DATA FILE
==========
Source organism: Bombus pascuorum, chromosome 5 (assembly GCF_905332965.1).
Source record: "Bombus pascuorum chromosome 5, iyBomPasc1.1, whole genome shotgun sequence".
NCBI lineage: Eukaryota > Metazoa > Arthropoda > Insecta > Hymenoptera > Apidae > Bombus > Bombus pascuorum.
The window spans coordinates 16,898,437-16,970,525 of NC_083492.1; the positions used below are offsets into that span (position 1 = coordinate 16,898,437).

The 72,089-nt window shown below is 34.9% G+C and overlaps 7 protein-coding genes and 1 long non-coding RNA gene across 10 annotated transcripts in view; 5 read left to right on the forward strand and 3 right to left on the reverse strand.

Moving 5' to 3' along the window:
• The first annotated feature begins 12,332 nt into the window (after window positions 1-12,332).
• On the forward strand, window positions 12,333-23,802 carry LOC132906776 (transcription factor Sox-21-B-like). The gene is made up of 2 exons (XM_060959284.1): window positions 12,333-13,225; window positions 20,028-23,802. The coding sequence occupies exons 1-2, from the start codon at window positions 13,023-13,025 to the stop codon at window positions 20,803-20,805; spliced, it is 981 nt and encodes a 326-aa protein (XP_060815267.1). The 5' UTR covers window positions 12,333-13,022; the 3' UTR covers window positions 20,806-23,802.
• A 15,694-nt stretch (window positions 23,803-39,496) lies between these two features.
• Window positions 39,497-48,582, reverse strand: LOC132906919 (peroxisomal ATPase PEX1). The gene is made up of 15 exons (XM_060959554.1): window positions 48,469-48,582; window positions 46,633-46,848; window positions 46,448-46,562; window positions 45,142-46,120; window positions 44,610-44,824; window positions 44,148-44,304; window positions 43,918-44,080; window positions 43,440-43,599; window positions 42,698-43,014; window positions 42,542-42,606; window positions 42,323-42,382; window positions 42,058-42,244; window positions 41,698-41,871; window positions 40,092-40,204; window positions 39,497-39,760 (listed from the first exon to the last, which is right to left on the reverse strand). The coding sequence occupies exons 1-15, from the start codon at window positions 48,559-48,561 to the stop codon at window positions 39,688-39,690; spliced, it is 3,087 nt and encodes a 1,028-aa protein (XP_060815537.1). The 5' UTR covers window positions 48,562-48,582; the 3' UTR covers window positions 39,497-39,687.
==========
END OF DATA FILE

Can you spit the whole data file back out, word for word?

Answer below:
Source organism: Bombus pascuorum, chromosome 5 (assembly GCF_905332965.1).
Source record: "Bombus pascuorum chromosome 5, iyBomPasc1.1, whole genome shotgun sequence".
NCBI lineage: Eukaryota > Metazoa > Arthropoda > Insecta > Hymenoptera > Apidae > Bombus > Bombus pascuorum.
The window spans coordinates 16,898,437-16,970,525 of NC_083492.1; the positions used below are offsets into that span (position 1 = coordinate 16,898,437).

The 72,089-nt window shown below is 34.9% G+C and overlaps 7 protein-coding genes and 1 long non-coding RNA gene across 10 annotated transcripts in view; 5 read left to right on the forward strand and 3 right to left on the reverse strand.

Moving 5' to 3' along the window:
• The first annotated feature begins 12,332 nt into the window (after window positions 1-12,332).
• On the forward strand, window positions 12,333-23,802 carry LOC132906776 (transcription factor Sox-21-B-like). The gene is made up of 2 exons (XM_060959284.1): window positions 12,333-13,225; window positions 20,028-23,802. The coding sequence occupies exons 1-2, from the start codon at window positions 13,023-13,025 to the stop codon at window positions 20,803-20,805; spliced, it is 981 nt and encodes a 326-aa protein (XP_060815267.1). The 5' UTR covers window positions 12,333-13,022; the 3' UTR covers window positions 20,806-23,802.
• A 15,694-nt stretch (window positions 23,803-39,496) lies between these two features.
• Window positions 39,497-48,582, reverse strand: LOC132906919 (peroxisomal ATPase PEX1). The gene is made up of 15 exons (XM_060959554.1): window positions 48,469-48,582; window positions 46,633-46,848; window positions 46,448-46,562; window positions 45,142-46,120; window positions 44,610-44,824; window positions 44,148-44,304; window positions 43,918-44,080; window positions 43,440-43,599; window positions 42,698-43,014; window positions 42,542-42,606; window positions 42,323-42,382; window positions 42,058-42,244; window positions 41,698-41,871; window positions 40,092-40,204; window positions 39,497-39,760 (listed from the first exon to the last, which is right to left on the reverse strand). The coding sequence occupies exons 1-15, from the start codon at window positions 48,559-48,561 to the stop codon at window positions 39,688-39,690; spliced, it is 3,087 nt and encodes a 1,028-aa protein (XP_060815537.1). The 5' UTR covers window positions 48,562-48,582; the 3' UTR covers window positions 39,497-39,687.